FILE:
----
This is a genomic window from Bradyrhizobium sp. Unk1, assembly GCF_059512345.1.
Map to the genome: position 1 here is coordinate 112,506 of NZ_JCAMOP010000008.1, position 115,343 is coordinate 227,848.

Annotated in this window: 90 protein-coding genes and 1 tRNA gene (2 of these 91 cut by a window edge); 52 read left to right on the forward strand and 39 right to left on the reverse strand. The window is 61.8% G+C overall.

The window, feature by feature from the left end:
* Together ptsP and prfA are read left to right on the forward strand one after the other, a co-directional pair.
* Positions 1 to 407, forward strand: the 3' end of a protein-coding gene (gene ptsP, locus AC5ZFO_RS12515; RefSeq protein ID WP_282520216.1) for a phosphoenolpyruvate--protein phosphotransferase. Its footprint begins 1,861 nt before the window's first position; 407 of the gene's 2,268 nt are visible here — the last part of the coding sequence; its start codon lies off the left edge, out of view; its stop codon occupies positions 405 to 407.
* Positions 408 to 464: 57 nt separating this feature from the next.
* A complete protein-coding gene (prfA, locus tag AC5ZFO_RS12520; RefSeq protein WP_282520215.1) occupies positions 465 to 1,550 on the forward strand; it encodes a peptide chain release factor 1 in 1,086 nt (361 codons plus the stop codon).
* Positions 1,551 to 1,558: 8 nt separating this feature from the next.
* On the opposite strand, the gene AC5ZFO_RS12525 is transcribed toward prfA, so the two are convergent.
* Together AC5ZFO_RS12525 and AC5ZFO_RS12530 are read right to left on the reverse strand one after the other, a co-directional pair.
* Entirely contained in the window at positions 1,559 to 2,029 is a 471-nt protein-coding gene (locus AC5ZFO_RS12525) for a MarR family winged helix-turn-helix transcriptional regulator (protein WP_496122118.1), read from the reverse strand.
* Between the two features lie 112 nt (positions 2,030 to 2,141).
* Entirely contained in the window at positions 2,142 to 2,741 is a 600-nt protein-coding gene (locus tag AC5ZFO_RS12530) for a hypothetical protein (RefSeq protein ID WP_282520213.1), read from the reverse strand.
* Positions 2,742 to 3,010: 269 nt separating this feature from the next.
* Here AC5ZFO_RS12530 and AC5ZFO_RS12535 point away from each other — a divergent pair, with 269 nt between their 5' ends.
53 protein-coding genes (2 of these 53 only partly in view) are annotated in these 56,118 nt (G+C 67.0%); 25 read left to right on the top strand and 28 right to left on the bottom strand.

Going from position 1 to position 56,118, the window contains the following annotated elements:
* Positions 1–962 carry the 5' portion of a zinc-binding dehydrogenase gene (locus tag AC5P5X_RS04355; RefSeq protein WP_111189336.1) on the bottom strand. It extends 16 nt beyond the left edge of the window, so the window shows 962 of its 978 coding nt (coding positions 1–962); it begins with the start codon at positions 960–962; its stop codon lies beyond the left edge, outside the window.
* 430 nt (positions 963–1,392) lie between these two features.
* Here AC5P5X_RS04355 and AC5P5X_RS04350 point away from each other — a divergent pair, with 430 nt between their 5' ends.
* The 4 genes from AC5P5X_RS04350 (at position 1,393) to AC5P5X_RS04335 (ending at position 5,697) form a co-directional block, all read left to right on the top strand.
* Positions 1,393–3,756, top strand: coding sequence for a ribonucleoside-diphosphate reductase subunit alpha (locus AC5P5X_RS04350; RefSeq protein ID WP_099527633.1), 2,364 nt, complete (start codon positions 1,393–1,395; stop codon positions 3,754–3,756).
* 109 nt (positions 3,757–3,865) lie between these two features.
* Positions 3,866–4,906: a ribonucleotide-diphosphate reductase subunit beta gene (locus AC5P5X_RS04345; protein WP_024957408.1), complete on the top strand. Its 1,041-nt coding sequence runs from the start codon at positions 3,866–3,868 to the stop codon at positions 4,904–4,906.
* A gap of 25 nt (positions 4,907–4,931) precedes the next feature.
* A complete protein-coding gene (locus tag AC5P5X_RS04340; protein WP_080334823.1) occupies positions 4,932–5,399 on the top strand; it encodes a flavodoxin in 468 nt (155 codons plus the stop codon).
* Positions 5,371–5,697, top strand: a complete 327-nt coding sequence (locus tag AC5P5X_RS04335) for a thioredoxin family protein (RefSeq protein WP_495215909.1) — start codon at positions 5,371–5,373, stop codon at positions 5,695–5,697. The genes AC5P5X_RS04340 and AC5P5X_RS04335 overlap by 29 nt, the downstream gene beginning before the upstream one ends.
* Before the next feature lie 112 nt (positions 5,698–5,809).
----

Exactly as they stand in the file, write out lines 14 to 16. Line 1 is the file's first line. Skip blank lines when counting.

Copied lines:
* Entirely contained in the window at positions 2,142 to 2,741 is a 600-nt protein-coding gene (locus tag AC5ZFO_RS12530) for a hypothetical protein (RefSeq protein ID WP_282520213.1), read from the reverse strand.
* Positions 2,742 to 3,010: 269 nt separating this feature from the next.
* Here AC5ZFO_RS12530 and AC5ZFO_RS12535 point away from each other — a divergent pair, with 269 nt between their 5' ends.